Excelsior Pass – High Divide

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Again, considering Boomer, we looked for easy backpacking trips that either he could walk, or we could carry him to enjoy. The trail to Excelsior Pass is pretty short and less than 2,000ft gain to great views of the north side of Baker. Friday night we drove the long and shockingly paved road up the Cascade Creek valley, stumbling upon a huge open area along Cascade Creek that was ideal to claim for the night.

With another fairly early start, we had some skepticism about scoring a decent campsite on the trail up near the pass, so we thought there might be some spots along Damfino Lakes, just a short mile or so from the trailhead. However, there weren’t any that seemed eco-viable, so we took our chances and continued to the pass, which was only another mile or two above us. The last bit was steep (as it usually is), and we checked out a campsite off to the side before the pass, but it was occupied, so we continued up to the pass, hopeful.

Up to the pass, where views of Baker were stunning, we were shocked to find the primo campsite was open; the site is in a private but large copse of trees; plenty of room for a few tents and hammocks. It was early in the hunting season, so every fourth hiker seemed to carry a bow, rifle, or shotgun. We talked to several of the hunters and few saw any bears, and even if then, they were on a too-distant ridge and were gone by the time they got there.

It was prime berry season and Becka was focused on her harvest, so she spent hours foraging from a great patch adjacent to camp. The camp is at the intersection of Excelsior Pass on the High Divide trail, which heads seven or so miles to the east towards Yellow Aster Butte (YAB), one of the most popular areas for hikers and backpackers. That day, though, there was a bike event on State Route 20 over 3,000ft below us which limited access to YAB, so many folks that were headed there diverted to Excelsior Pass via the same route we took. This meant there was a constant stream of visitors coming through. Baker eventually realized that all the folks coming through were fine and not invading our campsite. Boomer was content snoozing or wandering around, though we had to keep an eye on him because a few times he wandered out of sight, and we had to track him down.

Mt. Baker glowed in the clear sunset and we settled in our wind-protected camp spot. Next morning, Becka took (dog) Baker east to traverse the High Divide trail before sunrise, heading up Excelsior Peak before meandering up and down 5 miles or so each way to Welcome Pass and back. Meanwhile, Boomer and I managed to get up and down Excelsior Peak, snapping sunrise pics and then started to pack camp while we relaxed and waited for Becka’s return.

We headed down with Becka carrying Boomer and me carrying an equitable portion of her payload to offset Boomer’s 25lbs, passing many dayhikers along the way.

Labor Day 2022 – Chewuch River and Goat Peak Lookout

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For the longer weekends, we try to head further to discover and enjoy areas new to us. We had plans to backpack up the Chewuch River in October, so we decided to do some exploring of this less-used and comparatively remote area well north of Winthrop, Washington.

Our plans were to relax as much as possible. Before the trip, I studied the forest roads and satellite images above the Chewuch area and identified a few candidate spots to scout out and claim for the long weekend. We were heading out on Friday afternoon, so with limited daylight, it was helpful to have a good idea of some spots to make a beeline to and not spend too long wandering around.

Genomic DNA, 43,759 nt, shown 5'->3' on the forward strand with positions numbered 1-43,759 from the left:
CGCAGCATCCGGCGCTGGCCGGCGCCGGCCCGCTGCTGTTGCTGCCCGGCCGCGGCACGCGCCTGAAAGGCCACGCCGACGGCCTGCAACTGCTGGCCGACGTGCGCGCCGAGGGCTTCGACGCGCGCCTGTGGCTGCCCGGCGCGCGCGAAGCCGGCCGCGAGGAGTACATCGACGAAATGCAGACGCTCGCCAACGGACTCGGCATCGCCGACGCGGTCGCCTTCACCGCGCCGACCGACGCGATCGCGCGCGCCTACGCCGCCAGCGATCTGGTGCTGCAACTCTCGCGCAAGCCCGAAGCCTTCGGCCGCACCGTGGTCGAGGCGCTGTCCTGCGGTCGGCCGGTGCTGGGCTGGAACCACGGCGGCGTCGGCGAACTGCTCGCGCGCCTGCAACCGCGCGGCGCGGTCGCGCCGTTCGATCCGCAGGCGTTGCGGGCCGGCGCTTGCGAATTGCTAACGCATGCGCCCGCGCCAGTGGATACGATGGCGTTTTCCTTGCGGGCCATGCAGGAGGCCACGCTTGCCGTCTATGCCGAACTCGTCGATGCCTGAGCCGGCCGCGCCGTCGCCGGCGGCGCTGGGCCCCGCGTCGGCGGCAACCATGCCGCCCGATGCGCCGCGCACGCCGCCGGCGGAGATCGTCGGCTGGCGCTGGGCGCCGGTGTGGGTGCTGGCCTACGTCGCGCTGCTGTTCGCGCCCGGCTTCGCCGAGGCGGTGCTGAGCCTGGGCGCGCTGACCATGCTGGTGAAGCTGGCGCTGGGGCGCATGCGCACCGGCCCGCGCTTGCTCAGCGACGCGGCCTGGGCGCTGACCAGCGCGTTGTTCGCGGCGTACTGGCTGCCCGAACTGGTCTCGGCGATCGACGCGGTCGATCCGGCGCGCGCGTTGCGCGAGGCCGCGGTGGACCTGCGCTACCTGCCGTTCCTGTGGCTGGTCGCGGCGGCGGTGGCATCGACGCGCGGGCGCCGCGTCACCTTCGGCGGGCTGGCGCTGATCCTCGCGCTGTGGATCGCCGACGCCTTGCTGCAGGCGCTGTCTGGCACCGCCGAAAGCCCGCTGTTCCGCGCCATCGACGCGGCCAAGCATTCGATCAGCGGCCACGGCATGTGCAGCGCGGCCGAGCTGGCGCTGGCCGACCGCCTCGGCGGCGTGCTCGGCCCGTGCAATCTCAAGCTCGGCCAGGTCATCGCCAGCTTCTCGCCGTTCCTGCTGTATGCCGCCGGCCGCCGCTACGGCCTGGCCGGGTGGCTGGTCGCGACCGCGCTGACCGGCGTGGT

We were surprised there were so few people once we got about 10 miles north of Winthrop. We passed several areas already teeming with campers and families. Fortunately, they thinned out dramatically as we headed further north. Within a decade-old burn area, we spied an abandoned forest road that meandered through the open undergrowth and ended in a perfect spot just above the river. We set up our big tent, tables, hammocks, and were elated that we scored such an excellent spot with sandy beachfront access to the winding Chewuch.

2022 was drier-than-normal for most of Washington, and all campfires had been banned since early in the summer and the ban justifiably had not been rescinded by Labor Day. No matter, it was quite warm even in the shade by the river, so we were content not to have one.

Not much else to say other than we had a perfect time, alternating between time spent in the creek and in our hammocks above the river. We had many spells throwing the disc on the river for Baker, who tirelessly chased it down as it floated away, though one time it did get away from him and we all frantically tried to navigate the slippery river stones to get to it. Becka made the best effort toward it, but only until we were able to get Baker into position to see it were we able to save it from being lost. I know, super stressful time, eh?

Once familiar with the social trails around camp, Boomer was able to navigate between the hammocks, camp, and the river.

We took some time to explore the area the other spots I researched, because they were further north and closer to the trailhead for our trip in October. We also ran into town to refresh the ice and grab some ice cream.

On our way out of the area, we headed up the long, long forest road to tag Goat Peak Lookout. It’s a short but steep, rugged, trail, and difficult for Boomer to navigate, but he was able to do most of it on his own, though Becka carried him on the way down as it’s far more dangerous for him heading down with his lack of decent eyesight. The lookout is usually manned, private, and inaccessible, though we didn’t see anyone up there.

Goat Peak Lookout